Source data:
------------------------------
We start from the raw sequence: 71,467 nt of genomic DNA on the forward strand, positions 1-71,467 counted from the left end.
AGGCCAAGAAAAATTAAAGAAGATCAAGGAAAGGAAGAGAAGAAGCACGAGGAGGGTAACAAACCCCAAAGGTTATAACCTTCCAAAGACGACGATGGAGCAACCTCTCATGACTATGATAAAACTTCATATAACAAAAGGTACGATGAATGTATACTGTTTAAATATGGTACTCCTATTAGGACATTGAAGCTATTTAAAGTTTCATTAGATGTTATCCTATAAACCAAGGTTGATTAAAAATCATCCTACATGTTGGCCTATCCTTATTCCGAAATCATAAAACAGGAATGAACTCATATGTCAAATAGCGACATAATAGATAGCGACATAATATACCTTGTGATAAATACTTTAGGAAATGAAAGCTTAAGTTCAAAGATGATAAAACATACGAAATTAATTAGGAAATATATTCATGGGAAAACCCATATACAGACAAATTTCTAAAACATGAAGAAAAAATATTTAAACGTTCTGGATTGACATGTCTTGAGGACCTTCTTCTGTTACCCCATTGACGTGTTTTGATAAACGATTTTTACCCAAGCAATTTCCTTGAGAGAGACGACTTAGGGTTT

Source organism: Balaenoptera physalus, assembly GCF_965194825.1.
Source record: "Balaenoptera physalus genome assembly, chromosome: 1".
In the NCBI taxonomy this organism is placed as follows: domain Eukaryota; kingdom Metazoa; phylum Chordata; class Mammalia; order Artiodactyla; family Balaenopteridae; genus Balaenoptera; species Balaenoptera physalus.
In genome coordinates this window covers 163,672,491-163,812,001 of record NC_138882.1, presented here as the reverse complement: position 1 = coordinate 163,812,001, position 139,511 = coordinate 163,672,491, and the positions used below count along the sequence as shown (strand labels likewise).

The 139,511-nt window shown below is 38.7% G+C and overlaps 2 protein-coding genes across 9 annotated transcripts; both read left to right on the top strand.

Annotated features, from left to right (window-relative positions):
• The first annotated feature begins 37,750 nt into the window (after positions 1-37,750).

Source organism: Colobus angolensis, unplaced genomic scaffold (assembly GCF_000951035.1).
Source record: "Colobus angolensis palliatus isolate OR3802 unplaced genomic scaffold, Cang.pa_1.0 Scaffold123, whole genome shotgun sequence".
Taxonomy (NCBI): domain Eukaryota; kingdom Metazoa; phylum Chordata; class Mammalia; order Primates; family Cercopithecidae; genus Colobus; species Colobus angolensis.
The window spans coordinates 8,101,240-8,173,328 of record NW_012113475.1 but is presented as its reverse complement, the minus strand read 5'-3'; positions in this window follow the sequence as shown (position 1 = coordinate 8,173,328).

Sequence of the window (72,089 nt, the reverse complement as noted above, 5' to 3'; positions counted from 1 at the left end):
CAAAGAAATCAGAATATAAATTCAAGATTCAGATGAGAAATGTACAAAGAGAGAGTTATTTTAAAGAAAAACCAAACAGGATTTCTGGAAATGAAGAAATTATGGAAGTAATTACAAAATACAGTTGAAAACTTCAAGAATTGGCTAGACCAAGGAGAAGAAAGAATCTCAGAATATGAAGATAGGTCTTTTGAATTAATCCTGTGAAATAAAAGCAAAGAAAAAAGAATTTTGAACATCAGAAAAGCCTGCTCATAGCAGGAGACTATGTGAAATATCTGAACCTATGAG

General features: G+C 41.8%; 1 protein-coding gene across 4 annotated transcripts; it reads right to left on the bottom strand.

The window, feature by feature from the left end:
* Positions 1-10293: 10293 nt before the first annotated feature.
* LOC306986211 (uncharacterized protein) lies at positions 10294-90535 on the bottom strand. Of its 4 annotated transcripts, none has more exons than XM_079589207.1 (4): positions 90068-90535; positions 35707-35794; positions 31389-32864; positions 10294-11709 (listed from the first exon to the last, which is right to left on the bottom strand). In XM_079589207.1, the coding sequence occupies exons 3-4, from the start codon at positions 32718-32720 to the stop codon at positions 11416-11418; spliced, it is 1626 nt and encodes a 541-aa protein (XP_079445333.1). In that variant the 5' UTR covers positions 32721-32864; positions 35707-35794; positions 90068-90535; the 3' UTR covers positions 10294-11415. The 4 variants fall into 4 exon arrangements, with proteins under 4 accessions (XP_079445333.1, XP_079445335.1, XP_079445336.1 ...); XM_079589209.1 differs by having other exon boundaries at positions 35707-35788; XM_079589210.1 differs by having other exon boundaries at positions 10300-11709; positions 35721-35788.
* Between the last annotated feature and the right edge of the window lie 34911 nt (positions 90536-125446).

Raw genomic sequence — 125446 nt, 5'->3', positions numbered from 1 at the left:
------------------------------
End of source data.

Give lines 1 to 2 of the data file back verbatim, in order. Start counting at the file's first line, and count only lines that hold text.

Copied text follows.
We start from the raw sequence: 71,467 nt of genomic DNA on the forward strand, positions 1-71,467 counted from the left end.
AGGCCAAGAAAAATTAAAGAAGATCAAGGAAAGGAAGAGAAGAAGCACGAGGAGGGTAACAAACCCCAAAGGTTATAACCTTCCAAAGACGACGATGGAGCAACCTCTCATGACTATGATAAAACTTCATATAACAAAAGGTACGATGAATGTATACTGTTTAAATATGGTACTCCTATTAGGACATTGAAGCTATTTAAAGTTTCATTAGATGTTATCCTATAAACCAAGGTTGATTAAAAATCATCCTACATGTTGGCCTATCCTTATTCCGAAATCATAAAACAGGAATGAACTCATATGTCAAATAGCGACATAATAGATAGCGACATAATATACCTTGTGATAAATACTTTAGGAAATGAAAGCTTAAGTTCAAAGATGATAAAACATACGAAATTAATTAGGAAATATATTCATGGGAAAACCCATATACAGACAAATTTCTAAAACATGAAGAAAAAATATTTAAACGTTCTGGATTGACATGTCTTGAGGACCTTCTTCTGTTACCCCATTGACGTGTTTTGATAAACGATTTTTACCCAAGCAATTTCCTTGAGAGAGACGACTTAGGGTTT